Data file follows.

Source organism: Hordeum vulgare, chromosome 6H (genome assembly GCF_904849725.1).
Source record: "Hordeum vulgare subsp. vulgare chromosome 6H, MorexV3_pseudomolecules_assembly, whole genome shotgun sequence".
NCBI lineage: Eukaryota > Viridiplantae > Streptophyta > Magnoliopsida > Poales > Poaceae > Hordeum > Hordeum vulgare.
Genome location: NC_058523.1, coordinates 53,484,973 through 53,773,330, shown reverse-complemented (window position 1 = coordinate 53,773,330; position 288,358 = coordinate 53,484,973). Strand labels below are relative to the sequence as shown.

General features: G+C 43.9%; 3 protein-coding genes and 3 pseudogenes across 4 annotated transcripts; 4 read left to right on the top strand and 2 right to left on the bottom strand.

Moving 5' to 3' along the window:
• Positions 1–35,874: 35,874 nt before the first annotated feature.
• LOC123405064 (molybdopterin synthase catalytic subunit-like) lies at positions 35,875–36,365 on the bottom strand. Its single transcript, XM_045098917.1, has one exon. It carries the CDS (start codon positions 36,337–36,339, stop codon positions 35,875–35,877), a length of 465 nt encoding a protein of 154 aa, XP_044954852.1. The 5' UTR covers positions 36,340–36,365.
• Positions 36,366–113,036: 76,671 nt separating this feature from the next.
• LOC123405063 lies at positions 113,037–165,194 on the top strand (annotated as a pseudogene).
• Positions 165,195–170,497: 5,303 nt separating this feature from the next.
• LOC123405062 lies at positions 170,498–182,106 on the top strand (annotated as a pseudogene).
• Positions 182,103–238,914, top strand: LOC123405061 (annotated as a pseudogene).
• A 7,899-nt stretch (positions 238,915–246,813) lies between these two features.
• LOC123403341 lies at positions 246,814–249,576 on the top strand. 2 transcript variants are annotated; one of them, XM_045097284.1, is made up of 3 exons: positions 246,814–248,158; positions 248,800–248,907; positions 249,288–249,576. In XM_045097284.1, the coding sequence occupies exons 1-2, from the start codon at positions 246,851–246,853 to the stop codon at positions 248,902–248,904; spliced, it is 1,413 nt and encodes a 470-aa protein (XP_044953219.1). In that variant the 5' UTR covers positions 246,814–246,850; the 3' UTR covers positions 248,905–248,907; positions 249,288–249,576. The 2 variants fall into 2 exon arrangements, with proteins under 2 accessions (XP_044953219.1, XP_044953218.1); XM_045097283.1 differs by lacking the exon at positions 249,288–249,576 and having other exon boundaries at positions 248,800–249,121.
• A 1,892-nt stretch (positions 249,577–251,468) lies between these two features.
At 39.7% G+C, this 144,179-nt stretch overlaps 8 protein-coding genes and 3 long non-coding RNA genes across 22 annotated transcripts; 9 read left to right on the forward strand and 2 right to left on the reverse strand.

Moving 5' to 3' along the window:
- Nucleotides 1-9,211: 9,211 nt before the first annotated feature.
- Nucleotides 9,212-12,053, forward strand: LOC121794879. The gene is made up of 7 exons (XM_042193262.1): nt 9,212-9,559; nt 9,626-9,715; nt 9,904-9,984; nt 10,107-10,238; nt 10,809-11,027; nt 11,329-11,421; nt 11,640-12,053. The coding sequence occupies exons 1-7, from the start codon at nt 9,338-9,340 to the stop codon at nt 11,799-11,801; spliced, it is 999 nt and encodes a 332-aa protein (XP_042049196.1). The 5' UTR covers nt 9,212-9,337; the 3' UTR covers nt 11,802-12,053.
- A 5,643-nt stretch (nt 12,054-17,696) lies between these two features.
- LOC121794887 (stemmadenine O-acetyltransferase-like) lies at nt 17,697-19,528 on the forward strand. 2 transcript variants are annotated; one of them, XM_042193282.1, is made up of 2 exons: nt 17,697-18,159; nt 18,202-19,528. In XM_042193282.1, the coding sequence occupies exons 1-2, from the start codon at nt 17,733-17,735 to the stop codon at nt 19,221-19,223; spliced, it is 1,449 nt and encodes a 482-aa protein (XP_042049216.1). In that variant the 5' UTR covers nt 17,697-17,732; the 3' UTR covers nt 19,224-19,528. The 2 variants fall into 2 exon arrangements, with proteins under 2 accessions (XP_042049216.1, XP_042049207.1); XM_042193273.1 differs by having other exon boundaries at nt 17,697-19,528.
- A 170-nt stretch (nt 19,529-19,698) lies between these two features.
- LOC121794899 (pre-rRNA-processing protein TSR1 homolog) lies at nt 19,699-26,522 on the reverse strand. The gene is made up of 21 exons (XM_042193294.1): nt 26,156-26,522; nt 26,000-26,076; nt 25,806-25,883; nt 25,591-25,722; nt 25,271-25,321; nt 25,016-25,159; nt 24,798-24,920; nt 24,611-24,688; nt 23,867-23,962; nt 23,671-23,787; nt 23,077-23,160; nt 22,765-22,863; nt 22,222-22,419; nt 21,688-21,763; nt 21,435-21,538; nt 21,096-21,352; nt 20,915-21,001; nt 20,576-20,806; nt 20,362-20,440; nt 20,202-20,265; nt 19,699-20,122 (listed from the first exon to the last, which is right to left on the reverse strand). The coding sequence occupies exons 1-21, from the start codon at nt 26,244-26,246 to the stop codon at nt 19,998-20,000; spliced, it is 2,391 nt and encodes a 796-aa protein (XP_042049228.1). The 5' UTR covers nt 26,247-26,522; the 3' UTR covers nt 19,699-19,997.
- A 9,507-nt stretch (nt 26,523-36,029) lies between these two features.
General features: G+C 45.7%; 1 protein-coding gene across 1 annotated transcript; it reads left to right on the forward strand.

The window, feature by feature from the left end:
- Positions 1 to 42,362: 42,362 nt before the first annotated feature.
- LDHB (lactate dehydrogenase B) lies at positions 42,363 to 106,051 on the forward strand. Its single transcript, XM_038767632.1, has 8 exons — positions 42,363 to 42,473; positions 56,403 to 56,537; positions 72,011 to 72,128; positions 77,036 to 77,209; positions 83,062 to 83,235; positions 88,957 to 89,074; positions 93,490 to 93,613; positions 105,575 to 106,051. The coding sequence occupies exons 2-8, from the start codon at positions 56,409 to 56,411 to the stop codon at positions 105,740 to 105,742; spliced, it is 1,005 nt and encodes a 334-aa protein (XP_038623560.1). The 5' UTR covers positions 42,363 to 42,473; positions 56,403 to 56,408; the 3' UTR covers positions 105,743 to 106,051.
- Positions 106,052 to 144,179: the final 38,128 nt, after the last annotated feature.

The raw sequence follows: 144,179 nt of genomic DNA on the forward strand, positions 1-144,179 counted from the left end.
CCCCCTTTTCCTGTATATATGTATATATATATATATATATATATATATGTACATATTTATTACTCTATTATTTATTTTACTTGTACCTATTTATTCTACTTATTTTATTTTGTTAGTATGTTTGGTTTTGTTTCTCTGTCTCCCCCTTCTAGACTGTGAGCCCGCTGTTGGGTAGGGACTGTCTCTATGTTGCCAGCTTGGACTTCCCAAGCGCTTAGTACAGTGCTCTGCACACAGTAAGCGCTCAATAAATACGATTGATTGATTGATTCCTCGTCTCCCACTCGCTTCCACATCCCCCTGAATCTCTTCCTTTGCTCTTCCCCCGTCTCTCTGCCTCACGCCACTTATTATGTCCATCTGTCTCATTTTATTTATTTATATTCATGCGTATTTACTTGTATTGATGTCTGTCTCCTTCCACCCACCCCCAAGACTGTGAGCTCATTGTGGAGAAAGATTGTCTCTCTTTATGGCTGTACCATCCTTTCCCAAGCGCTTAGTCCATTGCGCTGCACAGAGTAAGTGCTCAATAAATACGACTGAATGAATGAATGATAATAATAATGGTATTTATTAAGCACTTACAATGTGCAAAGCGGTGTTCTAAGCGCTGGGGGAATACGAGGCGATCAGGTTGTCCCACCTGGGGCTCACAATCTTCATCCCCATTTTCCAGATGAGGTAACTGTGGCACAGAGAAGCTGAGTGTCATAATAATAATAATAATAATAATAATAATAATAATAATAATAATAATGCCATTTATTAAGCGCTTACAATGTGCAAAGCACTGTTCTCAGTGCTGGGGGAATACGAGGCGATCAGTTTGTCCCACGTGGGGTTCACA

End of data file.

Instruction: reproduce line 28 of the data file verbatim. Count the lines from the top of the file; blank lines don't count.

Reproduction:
- Positions 1 to 42,362: 42,362 nt before the first annotated feature.